To the modern day viewer, the whole thing comes across as a confusing speed bump in the narrative. (“Huh? Is that the ship he was trying to blow up? So he did succeed? But how did it sink so quick? And why is there no activity around it?”). It is, to say the least, a surprisingly clunky moment from such a perfectionist filmmaker. So what is Hitchcock up to here?

The answer, in part, is that those seven seconds were never aimed at an audience watching the film in the future. Or, indeed, in any other time and place than the America of early 1942. And what that audience would have instantly recognised, from newspapers and newsreels, is the recent wreck of the SS Normandie. Requisitioned by the US government for conversion from a trans-Atlantic cruise liner to a troopship (and renamed the USS Lafayette) the boat sank on 9th February 1942, officially after a bungled rescue response to an accidental fire, though rumours of sabotage abounded.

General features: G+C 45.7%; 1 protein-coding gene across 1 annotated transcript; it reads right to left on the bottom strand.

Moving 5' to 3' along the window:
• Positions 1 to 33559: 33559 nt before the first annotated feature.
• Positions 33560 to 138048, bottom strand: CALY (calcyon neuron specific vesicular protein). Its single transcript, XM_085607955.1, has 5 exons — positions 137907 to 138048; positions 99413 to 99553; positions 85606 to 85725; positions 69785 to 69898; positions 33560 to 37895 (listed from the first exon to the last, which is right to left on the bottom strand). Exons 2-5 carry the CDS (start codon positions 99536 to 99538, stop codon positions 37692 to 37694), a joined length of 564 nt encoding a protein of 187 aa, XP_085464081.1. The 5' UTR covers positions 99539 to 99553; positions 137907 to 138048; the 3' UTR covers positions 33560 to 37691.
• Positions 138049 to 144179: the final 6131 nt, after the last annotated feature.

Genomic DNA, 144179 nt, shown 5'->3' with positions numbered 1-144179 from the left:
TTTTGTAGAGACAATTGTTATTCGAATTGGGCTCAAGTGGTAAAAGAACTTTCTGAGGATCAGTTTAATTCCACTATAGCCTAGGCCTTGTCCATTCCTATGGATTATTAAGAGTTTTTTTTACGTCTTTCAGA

Some film critics claim the scene does fit seamlessly into the narrative – that the villain is simply smiling at what things might have looked like had his plan come off. But this is to ignore both the confusion for non-native audiences and the fact the Normandie went down just days before the end of filming, so can only have been a late add-on to the original script.

Other critics are wise to at least one off-screen aspect of what Hitchcock is trying to do here: mix fiction and reality to fan the flames of suspicion that enemy agents were operating in America. No doubt this was a big part of the director’s thinking, but the hint is fairly self-evident – still not the hidden message. You see, no-one understood the power of suggestion better than Hitchcock or, indeed, could tap into the ultimate fear: that which comes when one’s own brain is left to fill in the gaps.